The involvement of felons in Canada's kosher food business at that time did not, as far as I can tell, occur at the initiative of rapacious gangsters. On the contrary, the stimulus may well have been a clash between the egos of two imperious rabbis. Be that as it may, criminal elements and violent acts were an inescapable factor in the story.
The background to these episodes was the chapter in the history of Montreal's Jewish community known as the Kosher Meat Wars. Rabbi Hirsch Cohen had recently founded Montreal's Vaad Ha'Ir, the Jewish Community Council, to serve as the umbrella organization for the manifold religious and educational institutions that existed in the immigrant community. A group of dissident ritual slaughterers refused to accept the authority of the Va'ad Ha'Ir and established their own supervisory framework under Rabbi Yudel Rosenberg's auspices. Throughout the Kosher Meat War of 1922-25, the rival rabbis were certifying different butchers and creating serious impediments to the viability of the nascent and vulnerable Community Council.
Though the skirmishes in this war usually took the form of financial, verbal and printed attacks, they also extended to physical violence. Shohetim who accepted the authority of the Vaad Ha'Ir were told that harm would come to them unless they desisted from their work. According to Rabbi Cohen, the dissidents were hiring goons to persuade the proprietors of various butcher shops to either close or remain open.
Rabbi Rosenberg and persons who were presumed to belong to his faction were subjected to assaults on the street. On one occasion, an unruly mob pelted stones at Rabbi Rosenberg just before Yom Kippur, until he personally confronted them to shame them into withdrawing. A police report from 1923 related that a dissident butcher from Rabbi Rosenberg's camp ambushed a competitor in the employ of the Vaad ha-Ir, striking him on the head and leaving him unconscious with serious injuries. Charges of attempted murder were brought against three officers of the Jewish Butchers' Association.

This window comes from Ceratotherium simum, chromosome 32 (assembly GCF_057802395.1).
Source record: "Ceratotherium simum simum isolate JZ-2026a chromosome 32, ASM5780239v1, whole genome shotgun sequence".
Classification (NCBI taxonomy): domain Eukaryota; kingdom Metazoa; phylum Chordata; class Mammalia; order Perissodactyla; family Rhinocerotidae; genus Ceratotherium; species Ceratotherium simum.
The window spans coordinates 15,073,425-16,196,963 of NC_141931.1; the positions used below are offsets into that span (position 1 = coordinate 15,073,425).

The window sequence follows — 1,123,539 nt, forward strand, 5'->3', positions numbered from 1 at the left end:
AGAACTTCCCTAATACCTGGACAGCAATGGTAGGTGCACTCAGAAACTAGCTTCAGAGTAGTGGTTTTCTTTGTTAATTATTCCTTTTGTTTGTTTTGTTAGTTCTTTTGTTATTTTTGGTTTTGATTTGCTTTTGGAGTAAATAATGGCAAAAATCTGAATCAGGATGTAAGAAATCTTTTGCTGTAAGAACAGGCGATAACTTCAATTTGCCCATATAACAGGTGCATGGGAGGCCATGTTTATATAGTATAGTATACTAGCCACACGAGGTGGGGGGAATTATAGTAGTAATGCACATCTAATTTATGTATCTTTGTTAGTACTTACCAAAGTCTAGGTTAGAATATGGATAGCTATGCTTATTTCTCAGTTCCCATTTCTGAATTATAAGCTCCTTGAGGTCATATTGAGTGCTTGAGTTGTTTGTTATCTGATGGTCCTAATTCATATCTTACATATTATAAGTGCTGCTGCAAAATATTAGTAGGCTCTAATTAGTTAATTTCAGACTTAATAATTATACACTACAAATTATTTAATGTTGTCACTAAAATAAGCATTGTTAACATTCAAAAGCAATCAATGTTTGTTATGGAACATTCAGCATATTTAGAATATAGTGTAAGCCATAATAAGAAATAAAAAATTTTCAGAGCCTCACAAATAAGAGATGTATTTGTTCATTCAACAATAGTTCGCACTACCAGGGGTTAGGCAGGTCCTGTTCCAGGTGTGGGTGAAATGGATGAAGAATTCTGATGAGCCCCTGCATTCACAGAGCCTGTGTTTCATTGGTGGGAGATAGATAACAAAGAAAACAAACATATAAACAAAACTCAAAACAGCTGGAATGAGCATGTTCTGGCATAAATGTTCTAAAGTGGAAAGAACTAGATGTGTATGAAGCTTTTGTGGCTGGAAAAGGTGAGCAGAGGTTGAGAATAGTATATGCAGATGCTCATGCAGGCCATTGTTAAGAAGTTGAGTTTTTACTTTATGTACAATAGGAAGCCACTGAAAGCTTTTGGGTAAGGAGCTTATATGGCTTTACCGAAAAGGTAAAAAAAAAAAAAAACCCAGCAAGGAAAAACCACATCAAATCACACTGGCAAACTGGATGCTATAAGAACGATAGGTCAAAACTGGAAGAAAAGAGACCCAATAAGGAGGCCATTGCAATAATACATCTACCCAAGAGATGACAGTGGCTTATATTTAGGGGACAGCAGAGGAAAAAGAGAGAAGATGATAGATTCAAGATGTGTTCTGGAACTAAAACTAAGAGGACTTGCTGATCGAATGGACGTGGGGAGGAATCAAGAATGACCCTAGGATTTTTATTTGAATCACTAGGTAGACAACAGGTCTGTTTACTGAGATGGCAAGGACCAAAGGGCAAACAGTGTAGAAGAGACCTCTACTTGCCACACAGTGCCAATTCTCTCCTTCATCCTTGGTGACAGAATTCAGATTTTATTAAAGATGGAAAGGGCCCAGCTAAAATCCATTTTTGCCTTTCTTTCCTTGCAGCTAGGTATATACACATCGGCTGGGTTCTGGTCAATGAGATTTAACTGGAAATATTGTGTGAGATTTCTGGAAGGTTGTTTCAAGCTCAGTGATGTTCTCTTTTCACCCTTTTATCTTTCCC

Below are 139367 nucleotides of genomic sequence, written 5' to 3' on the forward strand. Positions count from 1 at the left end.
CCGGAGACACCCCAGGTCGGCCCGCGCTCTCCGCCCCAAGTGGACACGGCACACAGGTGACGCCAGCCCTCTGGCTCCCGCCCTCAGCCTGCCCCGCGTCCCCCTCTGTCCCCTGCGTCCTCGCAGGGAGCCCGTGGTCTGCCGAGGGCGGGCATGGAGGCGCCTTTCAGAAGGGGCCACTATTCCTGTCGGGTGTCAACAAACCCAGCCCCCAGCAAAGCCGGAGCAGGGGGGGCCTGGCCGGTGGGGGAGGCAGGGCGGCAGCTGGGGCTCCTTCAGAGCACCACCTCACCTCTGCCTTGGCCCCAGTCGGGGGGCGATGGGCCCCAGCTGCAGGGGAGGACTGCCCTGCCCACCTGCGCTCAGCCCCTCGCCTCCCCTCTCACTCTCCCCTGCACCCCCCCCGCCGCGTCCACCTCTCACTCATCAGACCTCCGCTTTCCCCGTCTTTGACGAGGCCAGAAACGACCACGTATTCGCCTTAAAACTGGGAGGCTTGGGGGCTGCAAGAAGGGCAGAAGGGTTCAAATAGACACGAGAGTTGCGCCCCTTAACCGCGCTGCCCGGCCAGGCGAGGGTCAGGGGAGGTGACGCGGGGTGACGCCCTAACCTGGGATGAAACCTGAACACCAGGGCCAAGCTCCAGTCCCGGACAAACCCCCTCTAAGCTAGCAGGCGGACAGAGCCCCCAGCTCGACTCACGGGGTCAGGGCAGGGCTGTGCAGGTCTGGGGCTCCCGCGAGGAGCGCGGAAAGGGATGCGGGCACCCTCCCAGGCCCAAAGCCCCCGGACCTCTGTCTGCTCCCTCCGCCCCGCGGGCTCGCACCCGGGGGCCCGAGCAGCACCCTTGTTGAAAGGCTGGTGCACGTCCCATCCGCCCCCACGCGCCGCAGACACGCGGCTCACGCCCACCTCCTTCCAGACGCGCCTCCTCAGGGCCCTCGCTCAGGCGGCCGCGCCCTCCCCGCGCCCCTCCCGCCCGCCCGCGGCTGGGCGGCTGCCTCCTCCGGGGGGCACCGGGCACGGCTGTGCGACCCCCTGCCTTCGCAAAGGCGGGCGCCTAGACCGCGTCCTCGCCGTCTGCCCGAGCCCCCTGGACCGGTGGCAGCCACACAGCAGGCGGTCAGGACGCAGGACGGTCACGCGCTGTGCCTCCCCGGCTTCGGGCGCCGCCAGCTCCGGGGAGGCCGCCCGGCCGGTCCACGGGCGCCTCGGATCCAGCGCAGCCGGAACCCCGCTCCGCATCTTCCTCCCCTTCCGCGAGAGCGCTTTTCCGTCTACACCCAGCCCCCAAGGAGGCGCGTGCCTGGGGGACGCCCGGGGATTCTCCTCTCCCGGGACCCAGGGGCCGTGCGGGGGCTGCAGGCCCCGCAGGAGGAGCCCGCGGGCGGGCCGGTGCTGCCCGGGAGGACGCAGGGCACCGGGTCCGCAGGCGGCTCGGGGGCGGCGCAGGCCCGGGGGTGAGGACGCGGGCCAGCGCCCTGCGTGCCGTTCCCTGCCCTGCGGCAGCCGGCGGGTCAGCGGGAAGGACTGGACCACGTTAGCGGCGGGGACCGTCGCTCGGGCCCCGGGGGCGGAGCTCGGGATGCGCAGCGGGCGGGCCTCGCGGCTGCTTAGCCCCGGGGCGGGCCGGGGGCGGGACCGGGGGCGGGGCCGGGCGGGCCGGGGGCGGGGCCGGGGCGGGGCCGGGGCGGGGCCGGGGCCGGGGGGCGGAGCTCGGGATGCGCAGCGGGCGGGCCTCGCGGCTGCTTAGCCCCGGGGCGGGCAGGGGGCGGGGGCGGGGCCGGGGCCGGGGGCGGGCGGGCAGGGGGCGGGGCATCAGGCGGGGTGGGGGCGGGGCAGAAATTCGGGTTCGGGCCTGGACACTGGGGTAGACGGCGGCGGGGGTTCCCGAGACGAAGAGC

At one point in the struggle, the Vaad slaughterers had letters delivered to their homes informing them: If you will go and slaughter for the Canadian Packing Company, you will be shorter by a head. This served as written confirmation for verbal threats that had previously been pronounced in the slaughterhouse by a shohet attached to the opposing faction.
Around that time, Montreal's Keneder Odler newspaper reported that the dissident association had hired gangsters to remove their opponents, and threatening letters were sent to members of the Jewish Community Council. Rabbi Cohen published a dramatic indictment of the horrible things being perpetrated by the dissidents which no fantasy could eclipse. With the approval of certain rabbis, the slaughters had hired gangsters to clear away the competition. Mutual boycotts of the rival butchers and slaughterers became a standard feature of Montreal's kosher marketplace for several years. Each faction urged the consumers to avoid purchasing kosher meat from their thuggish competitors. Typical of these entreaties was a handbill that was circulated in Montreal in 1933 and chronicled an incident in which a gang of butchers attacked innocent customers at a rival establishment, causing several of them to be hospitalized. The handbill pleaded Do not eat any meat. The meat is dripping with human blood!
Thankfully, incidents of that kind belong to a distant past when organized crime was spreading its sinister net over much of North American society. As far as I know, you are no longer risking your life by paying a visit to the neighbourhood kosher butcher shop or deli --provided, of course, that you are not a chicken.